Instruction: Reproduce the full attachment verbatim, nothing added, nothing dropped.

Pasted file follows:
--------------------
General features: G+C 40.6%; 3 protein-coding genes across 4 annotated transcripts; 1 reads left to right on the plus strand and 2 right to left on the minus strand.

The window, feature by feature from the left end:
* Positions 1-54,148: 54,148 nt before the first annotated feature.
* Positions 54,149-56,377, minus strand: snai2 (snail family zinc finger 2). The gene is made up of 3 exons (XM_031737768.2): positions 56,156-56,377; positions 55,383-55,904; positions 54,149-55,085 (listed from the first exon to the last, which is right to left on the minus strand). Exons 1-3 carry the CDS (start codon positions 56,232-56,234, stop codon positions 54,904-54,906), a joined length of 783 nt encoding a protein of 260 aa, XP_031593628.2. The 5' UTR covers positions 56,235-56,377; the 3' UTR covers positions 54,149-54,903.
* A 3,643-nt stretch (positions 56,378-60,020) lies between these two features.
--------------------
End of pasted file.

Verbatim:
General features: G+C 40.6%; 3 protein-coding genes across 4 annotated transcripts; 1 reads left to right on the plus strand and 2 right to left on the minus strand.

The window, feature by feature from the left end:
* Positions 1-54,148: 54,148 nt before the first annotated feature.
* Positions 54,149-56,377, minus strand: snai2 (snail family zinc finger 2). The gene is made up of 3 exons (XM_031737768.2): positions 56,156-56,377; positions 55,383-55,904; positions 54,149-55,085 (listed from the first exon to the last, which is right to left on the minus strand). Exons 1-3 carry the CDS (start codon positions 56,232-56,234, stop codon positions 54,904-54,906), a joined length of 783 nt encoding a protein of 260 aa, XP_031593628.2. The 5' UTR covers positions 56,235-56,377; the 3' UTR covers positions 54,149-54,903.
* A 3,643-nt stretch (positions 56,378-60,020) lies between these two features.